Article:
Groups connect PSEO students to campus

Many clubs and cultural centers welcome high school members.

Second year PSEO student and high school senior Brandon Luu, center, fills up water balloons with other members of their student group as a part of Asian-American Student Union's picnic, Friday afternoon outside Comstock Hall. Luu was introduced to AASU by a family member and is now an outreach officer for the student group.

Bridget Bennett

Second year PSEO student and high school senior Brandon Luu, center, fills up water balloons with other members of their student group as a part of Asian-American Student Union’s picnic, Friday afternoon outside Comstock Hall. Luu was introduced to AASU by a family member and is now an outreach officer for the student group.

Hailey Colwell

High school senior Sydney Tran has never been part of a student group at her school.

Now, she’s in charge of business relations for the University of Minnesota’s Asian-American Student Union.

Tran is part of the University’s Post Secondary Enrollment Options program, which allows high school juniors and seniors to take classes for both high school and college credit.

Although PSEO students aren’t conventional college students, a number of them connect with campus culture by participating in student groups.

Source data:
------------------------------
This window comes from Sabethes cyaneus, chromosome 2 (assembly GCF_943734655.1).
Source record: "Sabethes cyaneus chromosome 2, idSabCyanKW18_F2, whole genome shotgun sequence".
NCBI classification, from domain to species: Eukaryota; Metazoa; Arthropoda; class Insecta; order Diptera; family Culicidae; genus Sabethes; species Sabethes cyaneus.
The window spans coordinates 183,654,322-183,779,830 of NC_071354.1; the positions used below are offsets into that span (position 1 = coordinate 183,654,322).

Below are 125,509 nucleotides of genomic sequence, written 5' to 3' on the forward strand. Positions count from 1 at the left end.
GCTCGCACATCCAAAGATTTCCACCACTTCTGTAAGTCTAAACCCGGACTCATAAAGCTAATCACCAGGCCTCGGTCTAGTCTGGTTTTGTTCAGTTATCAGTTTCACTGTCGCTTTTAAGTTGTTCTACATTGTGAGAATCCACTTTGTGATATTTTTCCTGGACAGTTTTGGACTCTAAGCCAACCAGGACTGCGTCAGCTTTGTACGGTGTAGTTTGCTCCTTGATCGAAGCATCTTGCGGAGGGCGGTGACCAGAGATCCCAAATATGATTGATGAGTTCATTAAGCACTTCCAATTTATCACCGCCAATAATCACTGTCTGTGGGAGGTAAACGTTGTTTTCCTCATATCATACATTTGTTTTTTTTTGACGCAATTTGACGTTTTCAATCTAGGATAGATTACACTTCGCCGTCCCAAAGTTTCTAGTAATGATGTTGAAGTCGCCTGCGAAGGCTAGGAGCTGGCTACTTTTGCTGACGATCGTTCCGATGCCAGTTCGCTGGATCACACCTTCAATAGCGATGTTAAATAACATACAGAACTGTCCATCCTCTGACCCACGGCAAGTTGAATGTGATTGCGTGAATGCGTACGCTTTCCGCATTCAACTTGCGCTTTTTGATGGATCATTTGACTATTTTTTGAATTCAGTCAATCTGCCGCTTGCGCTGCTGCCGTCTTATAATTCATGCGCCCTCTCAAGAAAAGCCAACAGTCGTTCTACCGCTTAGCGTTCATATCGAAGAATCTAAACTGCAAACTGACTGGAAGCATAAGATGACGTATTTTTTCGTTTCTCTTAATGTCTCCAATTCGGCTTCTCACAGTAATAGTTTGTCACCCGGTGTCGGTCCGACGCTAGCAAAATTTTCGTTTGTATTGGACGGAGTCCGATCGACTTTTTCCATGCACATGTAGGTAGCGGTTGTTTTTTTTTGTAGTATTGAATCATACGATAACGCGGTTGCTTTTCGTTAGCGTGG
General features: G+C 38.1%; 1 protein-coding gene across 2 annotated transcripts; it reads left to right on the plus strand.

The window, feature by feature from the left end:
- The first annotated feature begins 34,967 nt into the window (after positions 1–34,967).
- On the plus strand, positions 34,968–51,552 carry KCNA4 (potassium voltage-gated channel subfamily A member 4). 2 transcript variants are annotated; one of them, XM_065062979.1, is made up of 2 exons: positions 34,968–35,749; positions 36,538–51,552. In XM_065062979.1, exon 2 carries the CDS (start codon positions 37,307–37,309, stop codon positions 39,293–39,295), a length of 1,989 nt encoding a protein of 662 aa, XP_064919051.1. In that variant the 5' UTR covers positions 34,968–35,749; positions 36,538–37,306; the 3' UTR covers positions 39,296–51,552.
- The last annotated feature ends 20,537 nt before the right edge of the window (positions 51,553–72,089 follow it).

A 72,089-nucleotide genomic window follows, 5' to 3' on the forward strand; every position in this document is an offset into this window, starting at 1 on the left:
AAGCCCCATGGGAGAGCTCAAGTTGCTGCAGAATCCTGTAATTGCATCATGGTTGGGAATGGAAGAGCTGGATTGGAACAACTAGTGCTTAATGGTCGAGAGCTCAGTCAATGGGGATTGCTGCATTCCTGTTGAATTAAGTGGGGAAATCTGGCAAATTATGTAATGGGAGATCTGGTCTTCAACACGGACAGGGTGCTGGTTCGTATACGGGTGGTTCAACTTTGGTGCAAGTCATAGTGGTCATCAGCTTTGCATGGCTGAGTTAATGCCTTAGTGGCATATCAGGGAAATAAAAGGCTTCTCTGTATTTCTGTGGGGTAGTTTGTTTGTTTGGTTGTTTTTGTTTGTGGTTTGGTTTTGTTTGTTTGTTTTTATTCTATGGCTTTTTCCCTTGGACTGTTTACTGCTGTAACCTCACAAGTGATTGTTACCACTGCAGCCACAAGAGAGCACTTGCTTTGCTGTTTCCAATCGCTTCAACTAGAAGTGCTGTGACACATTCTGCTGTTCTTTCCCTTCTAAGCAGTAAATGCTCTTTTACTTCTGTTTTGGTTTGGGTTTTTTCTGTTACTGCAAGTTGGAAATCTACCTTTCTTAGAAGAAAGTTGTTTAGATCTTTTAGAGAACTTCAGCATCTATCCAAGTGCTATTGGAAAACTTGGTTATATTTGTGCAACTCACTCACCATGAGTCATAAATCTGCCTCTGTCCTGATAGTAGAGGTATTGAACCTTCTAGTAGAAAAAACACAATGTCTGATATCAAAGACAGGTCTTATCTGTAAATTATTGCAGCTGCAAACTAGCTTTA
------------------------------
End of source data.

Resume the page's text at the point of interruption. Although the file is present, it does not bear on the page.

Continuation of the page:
La Raza Student Cultural Center officer Daisy Hidalgo — a former PSEO student — said PSEO students shouldn’t be prevented from joining groups just because they’re in high school.

“It’s the same thing as regular college students,” she said. “They’re obviously here to come learn.”

The state pays for PSEO students’ tuition and textbook costs but doesn’t cover the student services fees that help fund student groups, said Anja Hovde, student services specialist for the University’s

Advanced High School Student Services.

PSEO students are encouraged to go to groups and explain why they’re interested in joining, she said.

Brandon Luu, a second-year PSEO student from Burnsville Senior High School, said having to commute to campus every day might make it difficult for PSEO students to get involved on campus. And because they’re not required to attend Welcome Week cultural fairs, he said, they may not know about activities in the first place.

Luu was introduced to AASU by a family member — a common case for PSEO students involved in the group, he said.

“You just kind of join our huge family,” he said.

Now the outreach chairman for the group, Luu said students can get more involved in college because, unlike in high school, groups are student-run and don’t answer to a teacher or facilitator.

AASU President Woo Chul Lee said he pushes PSEO students in his group to work hard because they’re “really passionate” about it.

“I don’t see any problems working with PSEO students because it seems like they have that maturity of mindset,” he said.

When she was a PSEO student, Minnesota International Student Association officer Grace Doherty said she didn’t get involved on campus because she didn’t feel “on the same level” as other students.

But the more involved PSEO students are, Doherty said, the more likely they’ll beat the “stigma” of being too young or too smart.

“It’s not like they have a giant sign on their forehead,” she said.